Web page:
It also caused great changes in the economic and social lives of the people and altered the relationship between workers and employers.
It was responsible for the fading away of traditional life and a change in the attitudes of the common man. What Mathew Arnold said in a different context could be used here to capture the essence of the Industrial Revolution: “materializes the upper class, vulgarizes the middle class, and brutalizes the lower class.”
3) American War of Independence (4Th July 1776)
America was the first nation to oppose the British monarchy, with thirteen of her colonies striving for complete independence. When George III came to the throne of England in 1760, he passed laws to tax and restrict the freedom of the colonies under England. The Townshend Acts of 1776 taxed all the essential commodities like lead, glass, tea, paint, and paper imported by the colonies.
This led to the famous Boston Tea Party of 1773, in which a group of colonists dressed as Indians boarded the British ships carrying a cargo of tea and threw the entire contents into the sea. This was like the final nail in the coffin of the British monarchy in America, and the Declaration of Independence was drawn up on July 4, 1776. This event contributes massively to world history.
The colonies won the war against England and this revolution made possible the establishment of a new nation, the United States of America. The independence of the USA had far-reaching effects. Reformers in other parts of Europe were quick to recognize in it the victory of liberty over tyranny. Britain lost one of her most important colonies, and King George III became very unpopular due to the American War of Independence.
This loss also brought about a change in the influence of events in Parliament. For the first time, the Americans had proved to the world that it was justified to take arms against an unfair government, which inspired the peasants of France so much that it led to the famous French Revolution six years later. This revolutionary war also inspired the French soldiers who had aided the colonies.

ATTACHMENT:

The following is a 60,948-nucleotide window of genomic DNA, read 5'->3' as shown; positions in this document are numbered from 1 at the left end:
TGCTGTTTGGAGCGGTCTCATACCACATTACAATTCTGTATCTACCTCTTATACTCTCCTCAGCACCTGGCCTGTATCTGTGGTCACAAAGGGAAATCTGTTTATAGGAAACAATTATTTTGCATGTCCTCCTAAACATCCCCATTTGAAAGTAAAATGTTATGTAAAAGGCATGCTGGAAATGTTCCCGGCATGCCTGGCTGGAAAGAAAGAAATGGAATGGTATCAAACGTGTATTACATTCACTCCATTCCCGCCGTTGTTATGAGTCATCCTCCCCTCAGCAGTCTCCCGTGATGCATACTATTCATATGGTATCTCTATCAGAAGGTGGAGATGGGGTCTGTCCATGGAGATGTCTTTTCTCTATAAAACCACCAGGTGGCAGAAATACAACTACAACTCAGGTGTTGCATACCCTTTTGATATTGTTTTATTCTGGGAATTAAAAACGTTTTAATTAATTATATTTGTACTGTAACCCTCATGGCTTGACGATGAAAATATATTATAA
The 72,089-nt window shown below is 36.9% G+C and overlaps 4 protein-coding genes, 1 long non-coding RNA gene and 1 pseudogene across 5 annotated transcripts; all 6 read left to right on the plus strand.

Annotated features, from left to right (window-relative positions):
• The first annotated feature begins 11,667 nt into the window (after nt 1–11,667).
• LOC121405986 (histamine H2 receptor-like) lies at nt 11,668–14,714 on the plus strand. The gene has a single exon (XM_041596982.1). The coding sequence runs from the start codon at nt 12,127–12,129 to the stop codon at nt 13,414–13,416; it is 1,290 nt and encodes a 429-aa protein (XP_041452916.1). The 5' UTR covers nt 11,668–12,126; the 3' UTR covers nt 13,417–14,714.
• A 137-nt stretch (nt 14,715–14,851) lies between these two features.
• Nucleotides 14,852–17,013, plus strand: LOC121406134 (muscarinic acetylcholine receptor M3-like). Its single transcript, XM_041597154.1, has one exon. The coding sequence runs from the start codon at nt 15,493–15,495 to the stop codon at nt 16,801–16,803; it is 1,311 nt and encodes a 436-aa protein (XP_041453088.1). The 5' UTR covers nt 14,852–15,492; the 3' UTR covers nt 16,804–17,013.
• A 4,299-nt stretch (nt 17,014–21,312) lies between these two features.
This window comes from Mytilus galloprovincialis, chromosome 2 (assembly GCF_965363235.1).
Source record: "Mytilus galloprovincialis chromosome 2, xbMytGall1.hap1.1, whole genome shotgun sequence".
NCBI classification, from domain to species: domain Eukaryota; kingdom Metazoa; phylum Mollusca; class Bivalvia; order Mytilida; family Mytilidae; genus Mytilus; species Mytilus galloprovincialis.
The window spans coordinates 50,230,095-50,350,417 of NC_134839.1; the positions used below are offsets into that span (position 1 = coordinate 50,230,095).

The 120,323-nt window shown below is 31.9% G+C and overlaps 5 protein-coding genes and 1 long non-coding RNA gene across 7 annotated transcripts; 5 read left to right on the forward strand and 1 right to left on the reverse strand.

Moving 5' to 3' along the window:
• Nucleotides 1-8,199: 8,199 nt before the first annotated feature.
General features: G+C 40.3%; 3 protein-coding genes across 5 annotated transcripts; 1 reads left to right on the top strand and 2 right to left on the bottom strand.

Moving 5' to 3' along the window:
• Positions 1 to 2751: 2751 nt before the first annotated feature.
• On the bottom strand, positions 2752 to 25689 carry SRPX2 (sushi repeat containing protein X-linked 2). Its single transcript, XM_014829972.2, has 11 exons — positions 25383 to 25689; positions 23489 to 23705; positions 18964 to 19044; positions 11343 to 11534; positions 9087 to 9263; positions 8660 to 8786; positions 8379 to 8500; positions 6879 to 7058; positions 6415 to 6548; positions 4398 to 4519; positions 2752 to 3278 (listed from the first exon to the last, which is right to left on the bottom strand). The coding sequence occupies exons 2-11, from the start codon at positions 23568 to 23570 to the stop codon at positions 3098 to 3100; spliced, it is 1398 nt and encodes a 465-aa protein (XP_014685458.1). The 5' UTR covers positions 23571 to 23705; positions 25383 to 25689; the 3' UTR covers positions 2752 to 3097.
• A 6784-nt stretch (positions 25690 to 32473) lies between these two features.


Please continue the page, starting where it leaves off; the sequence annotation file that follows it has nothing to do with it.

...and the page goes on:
4) French Revolution (1792)
A watershed event in the history of humankind, the French Revolution is held responsible for a profound alteration in the course of modern history. The first clear expression of nationalism came to Europe with the French Revolution and triggered the global decline of absolute monarchies, replacing them with republics.
The political upheaval began in 1789 when the French King Louis XIV brought divine right absolutism to its peak. With the Declaration of the Rights of Man, all feudal rights were abolished, and local government was reorganized. The common people were frenzied and raised the motto of ‘Equality, Liberty and Fraternity’, which later became the watchword of this movement. This event contributes massively to world history.
King Louis XVI and Mary Antoinette were beheaded on the guillotine on treason charges, and the First Republic was proclaimed on 21st September 1792.
Thus, this revolution established the political supremacy of the middle class and transferred the bulk of the landed property to the peasantry in the countryside. This movement played a critical role in shaping the destinies of many nations by showing the world the power inherent in the will of an individual.
5) The First World War (July 28, 1914, to Nov 11, 1918)
The murder of Archduke Ferdinand, the heir to the Austrian throne, and his wife Sophie in the capital city of Bosnia, Sarajevo was the immediate cause that triggered the horrific First World War. Bosnia was then an annexed territory of Serbia.
The Austrians held the government of Serbia responsible for the royal assassination and immediately attacked Serbia. Other countries decided to jump into this fray and consequentially the world was dichotomized into two factions of the Central Powers and the Allied Powers.